Schizo-Obsessive Disorder, or Obsessive-Compulsive Schizophrenia seems to be more on the Obsessive-Compulsive Spectrum Disorder. However, this label can indicate a distinct subtype of Schizophrenia or a Schizophrenia related illness who also exibits OC symptoms. Depicting on the course and distict symptoms, really depends on what kind or disorder type it can fall in.
Originally Posted by neuro.psychiatryonline.org
There is significant overlap of the proposed functional circuits and dysfunction at the neurotransmitter level between OCD and schizophrenia, which may lead to co-expression of symptoms. The interactions are multiple and complex, especially in regard to the serotonin and dopamine systems.3 Today controversy centers on whether there is a continuum or overlap in psychopathology between these entities that some authors have called "schizo-obsessive disorder."4 Within this type, several clinically discrete groups were described: OCD patients who become psychotic; schizophrenic patients with comorbid OCD; schizophrenic patients exhibiting OC symptoms; and patients with comorbid OCD and schizotypal personality disorder.5 Existence of these groups may explain the diversity in epidemiological data, clinical manifestations and course, outcomes of various treatments, and prognosis.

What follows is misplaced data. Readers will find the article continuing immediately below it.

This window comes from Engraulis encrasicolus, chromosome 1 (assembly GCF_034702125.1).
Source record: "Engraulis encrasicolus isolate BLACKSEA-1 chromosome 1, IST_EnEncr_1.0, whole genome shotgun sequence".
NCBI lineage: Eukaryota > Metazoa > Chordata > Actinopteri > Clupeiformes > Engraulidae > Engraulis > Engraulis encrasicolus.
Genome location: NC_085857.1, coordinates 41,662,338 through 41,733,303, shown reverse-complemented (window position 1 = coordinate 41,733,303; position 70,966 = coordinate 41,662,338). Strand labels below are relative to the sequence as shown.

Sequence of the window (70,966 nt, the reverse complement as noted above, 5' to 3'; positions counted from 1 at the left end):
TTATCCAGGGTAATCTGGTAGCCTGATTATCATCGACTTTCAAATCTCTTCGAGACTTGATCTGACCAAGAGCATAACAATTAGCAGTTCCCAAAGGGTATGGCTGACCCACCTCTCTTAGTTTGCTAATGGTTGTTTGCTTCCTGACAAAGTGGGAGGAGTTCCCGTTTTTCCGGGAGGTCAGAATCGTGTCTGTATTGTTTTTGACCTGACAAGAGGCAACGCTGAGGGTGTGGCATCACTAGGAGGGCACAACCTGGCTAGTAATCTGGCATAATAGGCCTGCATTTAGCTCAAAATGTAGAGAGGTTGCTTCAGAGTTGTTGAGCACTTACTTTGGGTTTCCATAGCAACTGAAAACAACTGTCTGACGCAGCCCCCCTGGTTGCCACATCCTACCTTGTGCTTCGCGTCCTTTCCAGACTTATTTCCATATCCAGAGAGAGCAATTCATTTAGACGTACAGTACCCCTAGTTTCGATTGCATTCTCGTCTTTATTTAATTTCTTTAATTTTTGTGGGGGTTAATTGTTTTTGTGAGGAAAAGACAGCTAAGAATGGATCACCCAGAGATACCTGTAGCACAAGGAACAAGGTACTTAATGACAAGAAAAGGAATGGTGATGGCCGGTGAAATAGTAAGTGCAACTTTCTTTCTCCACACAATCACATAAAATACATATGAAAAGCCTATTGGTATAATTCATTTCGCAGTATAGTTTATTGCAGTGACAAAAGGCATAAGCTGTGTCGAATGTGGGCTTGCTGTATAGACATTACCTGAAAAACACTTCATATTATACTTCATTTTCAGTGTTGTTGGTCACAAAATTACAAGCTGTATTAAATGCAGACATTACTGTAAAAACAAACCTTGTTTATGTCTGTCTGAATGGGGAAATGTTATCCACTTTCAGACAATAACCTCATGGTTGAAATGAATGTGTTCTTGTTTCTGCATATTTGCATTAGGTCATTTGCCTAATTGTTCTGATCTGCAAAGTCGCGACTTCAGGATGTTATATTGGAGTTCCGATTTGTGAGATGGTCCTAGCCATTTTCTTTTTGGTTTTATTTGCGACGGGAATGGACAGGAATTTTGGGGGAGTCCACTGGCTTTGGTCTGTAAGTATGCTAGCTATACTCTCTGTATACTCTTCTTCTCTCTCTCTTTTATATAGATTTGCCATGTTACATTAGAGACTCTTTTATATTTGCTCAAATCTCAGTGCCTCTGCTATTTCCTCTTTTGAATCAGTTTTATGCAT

OCD in schizophrenic patients, at least in the early stages of the disease, may have a "protective" effect regarding some psychotic symptoms and may be responsible for a less virulent course of illness and a higher level of functioning.6 On the other hand, patients with "OC schizophrenia" tended to have a more chronic course, a greater frequency of social and occupational impairment, and a poor long-term outcome.1,2,6 Treatment with serotonin reuptake blockers, added to the neuroleptic, was found to be efficacious in the treatment of obsessions and compulsions and to improve overall schizophrenic symptoms